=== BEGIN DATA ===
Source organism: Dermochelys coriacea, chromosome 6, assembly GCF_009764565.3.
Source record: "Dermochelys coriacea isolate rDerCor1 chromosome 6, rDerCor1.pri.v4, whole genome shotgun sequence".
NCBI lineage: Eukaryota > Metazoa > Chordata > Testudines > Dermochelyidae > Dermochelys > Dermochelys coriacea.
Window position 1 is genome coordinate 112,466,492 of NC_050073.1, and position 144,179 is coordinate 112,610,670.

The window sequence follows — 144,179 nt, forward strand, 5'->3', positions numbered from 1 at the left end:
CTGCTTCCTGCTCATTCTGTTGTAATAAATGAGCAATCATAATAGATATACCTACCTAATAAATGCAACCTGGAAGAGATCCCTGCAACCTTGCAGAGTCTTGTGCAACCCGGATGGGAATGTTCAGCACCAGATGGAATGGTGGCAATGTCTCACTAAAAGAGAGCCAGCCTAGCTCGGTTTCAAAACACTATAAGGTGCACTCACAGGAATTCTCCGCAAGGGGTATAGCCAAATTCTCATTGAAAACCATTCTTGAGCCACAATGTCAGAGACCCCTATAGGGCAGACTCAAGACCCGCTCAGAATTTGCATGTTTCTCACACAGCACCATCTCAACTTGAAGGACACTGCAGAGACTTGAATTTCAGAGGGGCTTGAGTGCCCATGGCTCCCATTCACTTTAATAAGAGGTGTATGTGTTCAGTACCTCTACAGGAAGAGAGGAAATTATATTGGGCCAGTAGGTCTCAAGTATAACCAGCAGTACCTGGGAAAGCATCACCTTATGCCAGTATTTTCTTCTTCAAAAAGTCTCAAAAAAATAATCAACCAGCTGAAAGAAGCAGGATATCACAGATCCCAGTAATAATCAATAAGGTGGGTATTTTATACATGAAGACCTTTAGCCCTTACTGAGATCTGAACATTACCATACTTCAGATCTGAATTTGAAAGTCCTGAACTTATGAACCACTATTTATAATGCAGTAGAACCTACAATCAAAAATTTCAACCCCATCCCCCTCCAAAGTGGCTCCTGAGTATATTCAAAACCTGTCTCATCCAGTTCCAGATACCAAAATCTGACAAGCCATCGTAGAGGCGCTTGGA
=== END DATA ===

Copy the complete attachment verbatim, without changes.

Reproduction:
Source organism: Dermochelys coriacea, chromosome 6, assembly GCF_009764565.3.
Source record: "Dermochelys coriacea isolate rDerCor1 chromosome 6, rDerCor1.pri.v4, whole genome shotgun sequence".
NCBI lineage: Eukaryota > Metazoa > Chordata > Testudines > Dermochelyidae > Dermochelys > Dermochelys coriacea.
Window position 1 is genome coordinate 112,466,492 of NC_050073.1, and position 144,179 is coordinate 112,610,670.

The window sequence follows — 144,179 nt, forward strand, 5'->3', positions numbered from 1 at the left end:
CTGCTTCCTGCTCATTCTGTTGTAATAAATGAGCAATCATAATAGATATACCTACCTAATAAATGCAACCTGGAAGAGATCCCTGCAACCTTGCAGAGTCTTGTGCAACCCGGATGGGAATGTTCAGCACCAGATGGAATGGTGGCAATGTCTCACTAAAAGAGAGCCAGCCTAGCTCGGTTTCAAAACACTATAAGGTGCACTCACAGGAATTCTCCGCAAGGGGTATAGCCAAATTCTCATTGAAAACCATTCTTGAGCCACAATGTCAGAGACCCCTATAGGGCAGACTCAAGACCCGCTCAGAATTTGCATGTTTCTCACACAGCACCATCTCAACTTGAAGGACACTGCAGAGACTTGAATTTCAGAGGGGCTTGAGTGCCCATGGCTCCCATTCACTTTAATAAGAGGTGTATGTGTTCAGTACCTCTACAGGAAGAGAGGAAATTATATTGGGCCAGTAGGTCTCAAGTATAACCAGCAGTACCTGGGAAAGCATCACCTTATGCCAGTATTTTCTTCTTCAAAAAGTCTCAAAAAAATAATCAACCAGCTGAAAGAAGCAGGATATCACAGATCCCAGTAATAATCAATAAGGTGGGTATTTTATACATGAAGACCTTTAGCCCTTACTGAGATCTGAACATTACCATACTTCAGATCTGAATTTGAAAGTCCTGAACTTATGAACCACTATTTATAATGCAGTAGAACCTACAATCAAAAATTTCAACCCCATCCCCCTCCAAAGTGGCTCCTGAGTATATTCAAAACCTGTCTCATCCAGTTCCAGATACCAAAATCTGACAAGCCATCGTAGAGGCGCTTGGA